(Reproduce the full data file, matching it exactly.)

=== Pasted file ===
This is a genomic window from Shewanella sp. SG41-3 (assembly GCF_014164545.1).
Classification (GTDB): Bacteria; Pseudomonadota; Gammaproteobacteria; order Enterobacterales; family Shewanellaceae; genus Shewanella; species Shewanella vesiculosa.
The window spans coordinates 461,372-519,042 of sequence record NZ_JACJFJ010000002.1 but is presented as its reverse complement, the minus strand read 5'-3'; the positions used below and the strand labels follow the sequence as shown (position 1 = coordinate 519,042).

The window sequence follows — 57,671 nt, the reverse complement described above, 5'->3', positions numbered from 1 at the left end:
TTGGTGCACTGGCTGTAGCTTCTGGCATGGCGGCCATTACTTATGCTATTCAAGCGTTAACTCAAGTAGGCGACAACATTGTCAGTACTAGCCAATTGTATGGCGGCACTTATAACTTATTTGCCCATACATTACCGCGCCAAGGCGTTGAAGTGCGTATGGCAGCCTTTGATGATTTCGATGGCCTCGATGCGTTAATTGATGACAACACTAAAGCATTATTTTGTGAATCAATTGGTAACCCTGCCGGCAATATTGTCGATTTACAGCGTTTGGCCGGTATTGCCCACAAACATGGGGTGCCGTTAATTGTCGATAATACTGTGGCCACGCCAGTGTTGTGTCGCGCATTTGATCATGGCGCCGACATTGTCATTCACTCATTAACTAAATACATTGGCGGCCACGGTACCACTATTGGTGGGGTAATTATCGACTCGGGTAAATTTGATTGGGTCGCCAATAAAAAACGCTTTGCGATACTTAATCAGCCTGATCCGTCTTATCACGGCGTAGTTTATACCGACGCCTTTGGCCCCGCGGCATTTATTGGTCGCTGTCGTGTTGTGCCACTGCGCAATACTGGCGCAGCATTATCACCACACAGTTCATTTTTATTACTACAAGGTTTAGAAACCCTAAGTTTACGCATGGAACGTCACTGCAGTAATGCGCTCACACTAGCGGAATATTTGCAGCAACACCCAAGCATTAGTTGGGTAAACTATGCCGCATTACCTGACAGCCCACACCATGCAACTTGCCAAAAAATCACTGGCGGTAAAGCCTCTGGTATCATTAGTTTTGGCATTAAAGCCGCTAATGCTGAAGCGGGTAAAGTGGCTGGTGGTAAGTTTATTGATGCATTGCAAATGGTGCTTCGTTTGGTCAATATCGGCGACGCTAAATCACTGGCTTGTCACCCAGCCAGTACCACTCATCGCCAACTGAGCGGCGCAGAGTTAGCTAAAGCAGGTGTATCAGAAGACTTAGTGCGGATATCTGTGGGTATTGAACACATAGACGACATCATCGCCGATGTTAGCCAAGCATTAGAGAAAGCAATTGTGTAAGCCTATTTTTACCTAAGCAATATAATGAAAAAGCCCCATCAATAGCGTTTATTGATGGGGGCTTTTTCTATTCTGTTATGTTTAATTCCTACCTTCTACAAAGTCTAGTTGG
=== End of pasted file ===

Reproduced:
This is a genomic window from Shewanella sp. SG41-3 (assembly GCF_014164545.1).
Classification (GTDB): Bacteria; Pseudomonadota; Gammaproteobacteria; order Enterobacterales; family Shewanellaceae; genus Shewanella; species Shewanella vesiculosa.
The window spans coordinates 461,372-519,042 of sequence record NZ_JACJFJ010000002.1 but is presented as its reverse complement, the minus strand read 5'-3'; the positions used below and the strand labels follow the sequence as shown (position 1 = coordinate 519,042).

The window sequence follows — 57,671 nt, the reverse complement described above, 5'->3', positions numbered from 1 at the left end:
TTGGTGCACTGGCTGTAGCTTCTGGCATGGCGGCCATTACTTATGCTATTCAAGCGTTAACTCAAGTAGGCGACAACATTGTCAGTACTAGCCAATTGTATGGCGGCACTTATAACTTATTTGCCCATACATTACCGCGCCAAGGCGTTGAAGTGCGTATGGCAGCCTTTGATGATTTCGATGGCCTCGATGCGTTAATTGATGACAACACTAAAGCATTATTTTGTGAATCAATTGGTAACCCTGCCGGCAATATTGTCGATTTACAGCGTTTGGCCGGTATTGCCCACAAACATGGGGTGCCGTTAATTGTCGATAATACTGTGGCCACGCCAGTGTTGTGTCGCGCATTTGATCATGGCGCCGACATTGTCATTCACTCATTAACTAAATACATTGGCGGCCACGGTACCACTATTGGTGGGGTAATTATCGACTCGGGTAAATTTGATTGGGTCGCCAATAAAAAACGCTTTGCGATACTTAATCAGCCTGATCCGTCTTATCACGGCGTAGTTTATACCGACGCCTTTGGCCCCGCGGCATTTATTGGTCGCTGTCGTGTTGTGCCACTGCGCAATACTGGCGCAGCATTATCACCACACAGTTCATTTTTATTACTACAAGGTTTAGAAACCCTAAGTTTACGCATGGAACGTCACTGCAGTAATGCGCTCACACTAGCGGAATATTTGCAGCAACACCCAAGCATTAGTTGGGTAAACTATGCCGCATTACCTGACAGCCCACACCATGCAACTTGCCAAAAAATCACTGGCGGTAAAGCCTCTGGTATCATTAGTTTTGGCATTAAAGCCGCTAATGCTGAAGCGGGTAAAGTGGCTGGTGGTAAGTTTATTGATGCATTGCAAATGGTGCTTCGTTTGGTCAATATCGGCGACGCTAAATCACTGGCTTGTCACCCAGCCAGTACCACTCATCGCCAACTGAGCGGCGCAGAGTTAGCTAAAGCAGGTGTATCAGAAGACTTAGTGCGGATATCTGTGGGTATTGAACACATAGACGACATCATCGCCGATGTTAGCCAAGCATTAGAGAAAGCAATTGTGTAAGCCTATTTTTACCTAAGCAATATAATGAAAAAGCCCCATCAATAGCGTTTATTGATGGGGGCTTTTTCTATTCTGTTATGTTTAATTCCTACCTTCTACAAAGTCTAGTTGG